There’s something about a conspiracy theory that seems to hook people in a way that’s more attractive and long-lasting than any ordinary rumour. Maybe it’s how it usually involves governments or major corporations, or maybe we’re just too used to seeing Hollywood movies packed with action and subterfuge and so we jump onboard any chance of finding this in the real world.
Either way, the latest conspiracy theory surrounding Facebook looks like it’s going to be one that hangs around for a few years yet.
Chances are you’ve got your own opinion on whether Facebook is listening into your day to day conversations through the microphone in your phone. I’ve heard countless stories from family and friends who say they were talking about a product with someone and then saw an ad for that product at some point within the next few days.
At first it makes sense for Facebook to be listening to its users. The more relevant Facebook can make its ads, the more likely people are to click on those ads, and the more likely it then is for online marketers to spend money on Facebook. But as you dive into the logistics of how Facebook might be pulling off the mother of all privacy breaches it becomes clear that really, with what Facebook already knows about our lives, it wouldn’t be worth the risk of getting caught spying on more than two billion people all at once.
Why is the rumour sticking around?
Facebook listening in on our conversations can seem a little farfetched until you start to realise how much spying on us Facebook has already admitted to doing.
The social media giant may or may not be listening to us, but just this year Facebook admitted that the company “scans them (Messenger conversations) and uses the same tools to prevent abuse there that it does on the social network more generally”.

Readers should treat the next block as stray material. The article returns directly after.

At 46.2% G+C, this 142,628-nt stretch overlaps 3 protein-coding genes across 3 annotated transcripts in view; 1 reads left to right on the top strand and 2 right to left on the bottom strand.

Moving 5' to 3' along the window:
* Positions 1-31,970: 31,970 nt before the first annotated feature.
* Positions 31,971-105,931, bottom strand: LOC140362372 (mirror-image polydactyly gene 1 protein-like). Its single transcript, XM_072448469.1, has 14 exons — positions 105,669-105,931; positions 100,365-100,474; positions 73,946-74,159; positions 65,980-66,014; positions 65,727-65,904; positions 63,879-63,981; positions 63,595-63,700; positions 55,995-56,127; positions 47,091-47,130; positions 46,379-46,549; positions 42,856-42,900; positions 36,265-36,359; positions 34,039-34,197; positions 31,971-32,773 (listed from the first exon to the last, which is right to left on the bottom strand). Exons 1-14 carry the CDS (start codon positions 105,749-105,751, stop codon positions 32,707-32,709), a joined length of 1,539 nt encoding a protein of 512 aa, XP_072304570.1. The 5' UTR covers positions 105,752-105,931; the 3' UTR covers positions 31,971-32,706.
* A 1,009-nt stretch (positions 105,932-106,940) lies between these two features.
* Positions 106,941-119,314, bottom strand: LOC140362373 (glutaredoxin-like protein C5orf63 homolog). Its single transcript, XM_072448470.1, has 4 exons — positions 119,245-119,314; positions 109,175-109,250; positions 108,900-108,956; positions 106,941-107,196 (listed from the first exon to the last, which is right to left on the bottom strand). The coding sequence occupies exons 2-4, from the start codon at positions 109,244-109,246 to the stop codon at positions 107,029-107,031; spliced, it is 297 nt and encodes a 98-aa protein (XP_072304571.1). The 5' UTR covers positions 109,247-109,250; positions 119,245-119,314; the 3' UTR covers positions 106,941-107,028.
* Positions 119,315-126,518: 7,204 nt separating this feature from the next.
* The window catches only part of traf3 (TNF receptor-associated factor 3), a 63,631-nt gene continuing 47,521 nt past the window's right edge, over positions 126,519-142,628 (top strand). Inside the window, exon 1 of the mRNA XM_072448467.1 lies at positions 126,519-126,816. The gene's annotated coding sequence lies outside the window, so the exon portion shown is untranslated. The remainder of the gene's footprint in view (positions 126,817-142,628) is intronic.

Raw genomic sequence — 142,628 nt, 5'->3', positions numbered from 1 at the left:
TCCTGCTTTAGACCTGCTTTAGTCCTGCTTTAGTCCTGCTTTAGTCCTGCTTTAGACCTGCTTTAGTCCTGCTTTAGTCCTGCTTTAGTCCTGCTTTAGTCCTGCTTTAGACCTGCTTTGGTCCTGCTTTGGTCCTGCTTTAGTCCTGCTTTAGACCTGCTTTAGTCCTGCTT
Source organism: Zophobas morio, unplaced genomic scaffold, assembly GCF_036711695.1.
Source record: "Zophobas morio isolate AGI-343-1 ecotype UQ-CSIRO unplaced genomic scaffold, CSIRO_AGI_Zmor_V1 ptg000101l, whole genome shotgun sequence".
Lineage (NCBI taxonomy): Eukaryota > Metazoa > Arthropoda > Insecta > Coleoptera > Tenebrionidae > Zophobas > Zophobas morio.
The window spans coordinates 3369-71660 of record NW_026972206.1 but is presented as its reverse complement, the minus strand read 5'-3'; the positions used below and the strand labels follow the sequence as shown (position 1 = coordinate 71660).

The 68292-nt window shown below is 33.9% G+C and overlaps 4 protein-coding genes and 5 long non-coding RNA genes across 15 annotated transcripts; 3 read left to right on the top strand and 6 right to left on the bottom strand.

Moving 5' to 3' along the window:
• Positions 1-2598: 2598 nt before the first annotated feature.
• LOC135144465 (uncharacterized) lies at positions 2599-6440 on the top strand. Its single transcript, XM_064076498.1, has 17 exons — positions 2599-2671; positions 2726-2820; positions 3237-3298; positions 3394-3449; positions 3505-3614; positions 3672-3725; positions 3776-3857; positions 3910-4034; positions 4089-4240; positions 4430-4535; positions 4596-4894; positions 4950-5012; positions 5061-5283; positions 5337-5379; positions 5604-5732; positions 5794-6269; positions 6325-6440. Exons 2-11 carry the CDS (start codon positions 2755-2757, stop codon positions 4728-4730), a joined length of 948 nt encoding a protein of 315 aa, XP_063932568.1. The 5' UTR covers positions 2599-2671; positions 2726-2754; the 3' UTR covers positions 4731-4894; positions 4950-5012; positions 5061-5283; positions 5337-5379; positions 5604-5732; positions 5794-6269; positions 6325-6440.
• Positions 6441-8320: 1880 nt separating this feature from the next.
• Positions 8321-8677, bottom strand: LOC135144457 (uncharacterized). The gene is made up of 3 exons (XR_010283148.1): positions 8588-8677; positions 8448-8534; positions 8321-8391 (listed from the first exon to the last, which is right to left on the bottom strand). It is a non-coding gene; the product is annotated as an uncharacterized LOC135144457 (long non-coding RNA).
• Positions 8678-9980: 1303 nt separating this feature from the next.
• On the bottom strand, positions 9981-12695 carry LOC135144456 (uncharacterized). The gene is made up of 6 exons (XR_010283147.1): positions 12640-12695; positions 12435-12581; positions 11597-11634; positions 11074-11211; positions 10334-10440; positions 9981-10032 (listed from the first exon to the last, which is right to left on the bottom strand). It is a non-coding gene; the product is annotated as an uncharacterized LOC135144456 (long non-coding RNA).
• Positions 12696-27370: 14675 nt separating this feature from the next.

And that’s not all Facebook’s been snooping around in when it comes to your personal data. The social media giant keeps track of many of your interests and hobbies through a variety of means online – both on and off Facebook. This involves buying user information from data brokers and consolidating it in one place for digital marketers to use. While Facebook has been phasing out data collection practices such as this, it still has all its previously collected information stored away. Go to ‘your information’, then ‘your categories’ to see just a few of the categories you’re a part of in Facebook’s servers.
Perhaps Facebook’s most worrying information system, although probably its most well-known, is location tracking. Users have the option to check-in at restaurants, bars and other events that they visit, but in doing so give up their location to Facebook – which can then track them at all times.
Are we just going crazy?
It’s a fair question. It seems insane to be living in a world where a company that started out of the bedroom of a Harvard student as a crude Hot or Not site is now able to know what you want as soon as you want it (and sometimes even before you know you want it).
And this may just be the case.
Have you heard of the Baader-Meinhof phenomenon? If you haven’t yet, you might start hearing about it soon.
The Baader-Meinhof phenomenon is a ‘frequency illusion’ where the thing you’ve just noticed, experienced or been told about starts regularly popping up around you. Ever been interested in a certain type of car, and all of a sudden you start seeing the car everywhere? The reality is that you’re not seeing more of the car around, you’re just noticing it more than you were.
This could be an explanation for why Facebook ads seem so specific to us. There are plenty of ads that we scroll past each day, and for every ultra-relevant ad there’s another ten that miss the mark. Who’s to say that we’re not just remembering the relevant ads and forgetting the irrelevant ones?